The narrative around education funding in Arizona has been dominated by the K-12 establishment, teachers’ unions, and their cheerleaders in the mainstream media.  For years they have told the public, despite billions in new education funding pouring in the past several years, that schools remain woefully underfunded. Sadly, this has resulted in a bidding war with the K-12 lobby on how much more to spend, regardless of educational results or accountability.

That prevailing narrative has now hit a brick wall.  The Arizona education lobby and their out-of-state special interest friends cashed in all their chips for Proposition 208 – the largest tax increase in Arizona history.  They were able to convince a bare majority of voters to pass it.  And now they have a real problem. 

Proponents promised that Prop 208 would restore our state to “pre-recession” funding levels, the watermark they use to define the ever-nebulous “fully funded” concept.  The architects of Prop 208 claimed that its passage would pump a $1Billion into the K-12 system.  Based upon what they promised Arizona voters, our schools are now fully funded. 

Despite opponents of the measure sounding the alarm on the devastating effects Prop 208 would have on our economy, advocates assured voters it did not impact small businesses and would not drive high-income earners and job creators out of the state.

But that is exactly what it is doing.  Inevitably, Proposition 208 will not generate the revenues they promised voters, leaving proponents in an awkward position.  They asked voters to pass this to “fully fund” education, knowing full well it would not generate the revenues they “projected” and they would be back asking for more money.  Some people call that a bait and switch.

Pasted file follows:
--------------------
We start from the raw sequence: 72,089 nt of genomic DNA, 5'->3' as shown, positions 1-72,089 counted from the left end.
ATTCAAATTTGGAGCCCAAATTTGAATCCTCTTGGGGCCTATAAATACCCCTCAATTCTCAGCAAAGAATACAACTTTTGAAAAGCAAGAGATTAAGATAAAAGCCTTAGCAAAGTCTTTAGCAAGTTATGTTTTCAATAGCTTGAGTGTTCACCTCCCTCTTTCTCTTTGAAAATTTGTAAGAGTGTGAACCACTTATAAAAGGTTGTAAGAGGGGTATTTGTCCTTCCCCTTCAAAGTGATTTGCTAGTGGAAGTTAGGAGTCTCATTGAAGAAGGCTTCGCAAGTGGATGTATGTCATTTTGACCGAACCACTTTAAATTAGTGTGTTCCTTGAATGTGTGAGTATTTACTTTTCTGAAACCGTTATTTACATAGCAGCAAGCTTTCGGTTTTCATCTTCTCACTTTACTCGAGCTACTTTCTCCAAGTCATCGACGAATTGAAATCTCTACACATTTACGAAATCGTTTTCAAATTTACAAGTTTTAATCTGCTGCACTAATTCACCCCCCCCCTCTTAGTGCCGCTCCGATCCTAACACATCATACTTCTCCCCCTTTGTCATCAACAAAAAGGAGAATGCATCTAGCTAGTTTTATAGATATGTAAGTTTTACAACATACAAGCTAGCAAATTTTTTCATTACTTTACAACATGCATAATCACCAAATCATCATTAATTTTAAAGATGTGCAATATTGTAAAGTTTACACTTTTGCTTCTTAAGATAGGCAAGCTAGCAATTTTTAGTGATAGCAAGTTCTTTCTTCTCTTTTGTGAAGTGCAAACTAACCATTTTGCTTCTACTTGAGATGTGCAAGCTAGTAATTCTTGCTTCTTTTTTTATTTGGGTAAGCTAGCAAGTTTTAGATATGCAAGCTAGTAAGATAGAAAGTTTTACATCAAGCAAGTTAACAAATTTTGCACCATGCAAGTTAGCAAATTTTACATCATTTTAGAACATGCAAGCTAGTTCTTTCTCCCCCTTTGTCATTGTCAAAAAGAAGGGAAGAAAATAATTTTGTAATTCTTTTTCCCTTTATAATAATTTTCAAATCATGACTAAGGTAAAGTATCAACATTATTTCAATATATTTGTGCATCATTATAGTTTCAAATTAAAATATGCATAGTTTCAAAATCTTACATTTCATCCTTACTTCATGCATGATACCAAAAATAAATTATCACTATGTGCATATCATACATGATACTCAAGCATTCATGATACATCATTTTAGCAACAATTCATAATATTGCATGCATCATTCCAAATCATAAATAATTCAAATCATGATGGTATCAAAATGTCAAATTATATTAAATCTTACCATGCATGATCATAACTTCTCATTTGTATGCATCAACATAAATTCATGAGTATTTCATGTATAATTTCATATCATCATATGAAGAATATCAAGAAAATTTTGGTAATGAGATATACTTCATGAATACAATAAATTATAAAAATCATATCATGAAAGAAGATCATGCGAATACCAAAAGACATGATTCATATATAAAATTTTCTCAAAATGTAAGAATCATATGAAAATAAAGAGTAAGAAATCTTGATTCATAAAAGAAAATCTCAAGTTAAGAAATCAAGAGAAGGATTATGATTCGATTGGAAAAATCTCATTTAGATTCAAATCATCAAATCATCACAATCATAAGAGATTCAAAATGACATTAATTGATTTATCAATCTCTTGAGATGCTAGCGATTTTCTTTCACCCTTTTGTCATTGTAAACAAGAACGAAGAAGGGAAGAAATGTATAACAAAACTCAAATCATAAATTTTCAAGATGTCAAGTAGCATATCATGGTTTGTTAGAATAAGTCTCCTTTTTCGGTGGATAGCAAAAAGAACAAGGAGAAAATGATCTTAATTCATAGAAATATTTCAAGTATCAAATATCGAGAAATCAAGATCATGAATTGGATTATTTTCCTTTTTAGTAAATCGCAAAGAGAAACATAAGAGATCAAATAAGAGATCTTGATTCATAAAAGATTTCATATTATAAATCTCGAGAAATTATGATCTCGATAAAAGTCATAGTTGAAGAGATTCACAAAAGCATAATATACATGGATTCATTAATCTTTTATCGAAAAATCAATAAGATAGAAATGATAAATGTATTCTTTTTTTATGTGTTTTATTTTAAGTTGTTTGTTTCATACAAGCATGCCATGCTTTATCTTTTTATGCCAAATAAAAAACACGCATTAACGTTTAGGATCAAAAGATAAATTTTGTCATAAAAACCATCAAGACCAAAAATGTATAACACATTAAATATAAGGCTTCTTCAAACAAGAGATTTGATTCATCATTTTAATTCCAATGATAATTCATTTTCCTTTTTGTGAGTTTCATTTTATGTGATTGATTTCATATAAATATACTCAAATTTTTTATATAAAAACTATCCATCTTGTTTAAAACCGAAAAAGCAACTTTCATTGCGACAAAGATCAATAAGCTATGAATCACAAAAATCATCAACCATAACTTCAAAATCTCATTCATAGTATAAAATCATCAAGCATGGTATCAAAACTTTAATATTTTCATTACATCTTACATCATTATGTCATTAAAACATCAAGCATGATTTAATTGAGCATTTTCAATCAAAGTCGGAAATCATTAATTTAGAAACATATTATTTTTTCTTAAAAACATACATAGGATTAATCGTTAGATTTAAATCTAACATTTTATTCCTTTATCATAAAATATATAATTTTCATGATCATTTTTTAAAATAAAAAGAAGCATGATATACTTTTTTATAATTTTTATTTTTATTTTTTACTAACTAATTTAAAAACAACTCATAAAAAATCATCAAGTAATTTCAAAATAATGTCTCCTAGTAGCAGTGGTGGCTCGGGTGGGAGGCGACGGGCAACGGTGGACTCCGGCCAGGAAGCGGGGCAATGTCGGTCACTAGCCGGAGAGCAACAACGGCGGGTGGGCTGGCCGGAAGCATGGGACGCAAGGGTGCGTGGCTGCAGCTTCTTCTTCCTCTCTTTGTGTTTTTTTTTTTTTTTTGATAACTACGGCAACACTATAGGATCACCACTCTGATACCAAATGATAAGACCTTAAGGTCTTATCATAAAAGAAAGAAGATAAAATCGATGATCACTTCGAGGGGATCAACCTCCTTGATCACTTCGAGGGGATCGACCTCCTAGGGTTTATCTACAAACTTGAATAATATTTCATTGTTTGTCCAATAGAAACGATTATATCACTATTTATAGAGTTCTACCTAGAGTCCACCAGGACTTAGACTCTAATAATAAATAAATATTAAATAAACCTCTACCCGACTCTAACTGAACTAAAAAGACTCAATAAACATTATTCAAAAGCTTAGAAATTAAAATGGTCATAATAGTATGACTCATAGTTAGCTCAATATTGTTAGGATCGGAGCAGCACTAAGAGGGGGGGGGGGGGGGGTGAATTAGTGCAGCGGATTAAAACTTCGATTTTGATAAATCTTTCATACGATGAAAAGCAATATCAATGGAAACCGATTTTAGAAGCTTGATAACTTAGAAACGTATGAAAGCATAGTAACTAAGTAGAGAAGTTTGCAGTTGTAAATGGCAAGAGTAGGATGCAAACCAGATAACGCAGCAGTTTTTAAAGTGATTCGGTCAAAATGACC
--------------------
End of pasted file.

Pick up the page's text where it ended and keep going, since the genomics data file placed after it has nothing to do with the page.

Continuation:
This crisis in credibility is sure to be at odds with lawmakers this legislative session when the education community predictably demands more money, being unsatisfied with gobbling up 52 percent of the entirety of the state’s budget.  However, they have a second glaring problem divorced from the soon to be public revelation that they lied throughout the entirety of the Prop 208 campaign.

There is an exodus of students from the district schools and no one knows if these students are ever returning.  Since the pandemic, public schools have seen a 5 percent decline, while enrollment in Empowerment Scholarship Accounts, which allows parents to use their tax dollars to homeschool or choose an alternative learning solution for their children, has exploded. 

Understandably, the school districts have always enjoyed natural sympathies from parents who support their children’s schools and teachers.  But that implicit trust has been cracking under COVID as teachers’ unions threatened to strike if schools reopened in the Fall, school boards vacillated between distance and in-person learning, and schools opened daycares but not classrooms.  Parents were left with no other alternative but to seek out better options for their kids.

Since funding levels are tied to student enrollment, the education lobby will have to explain why they should receive more money when fewer families are choosing their product, especially when they have already secured their big bucket of money from Prop 208.

The passage of Prop 208 and the fracturing of the trust between the public schools and families have changed the framework of the debate around education in our state.  For the 2021 legislative session, that means the conversation will not center around how many unaccountable dollars can be poured into the K-12 system.  Rather – it is likely the session will be dominated by two prevailing policies – backpack funding and expanding school choice.  And this is very good news for the kids of Arizona and for taxpayers.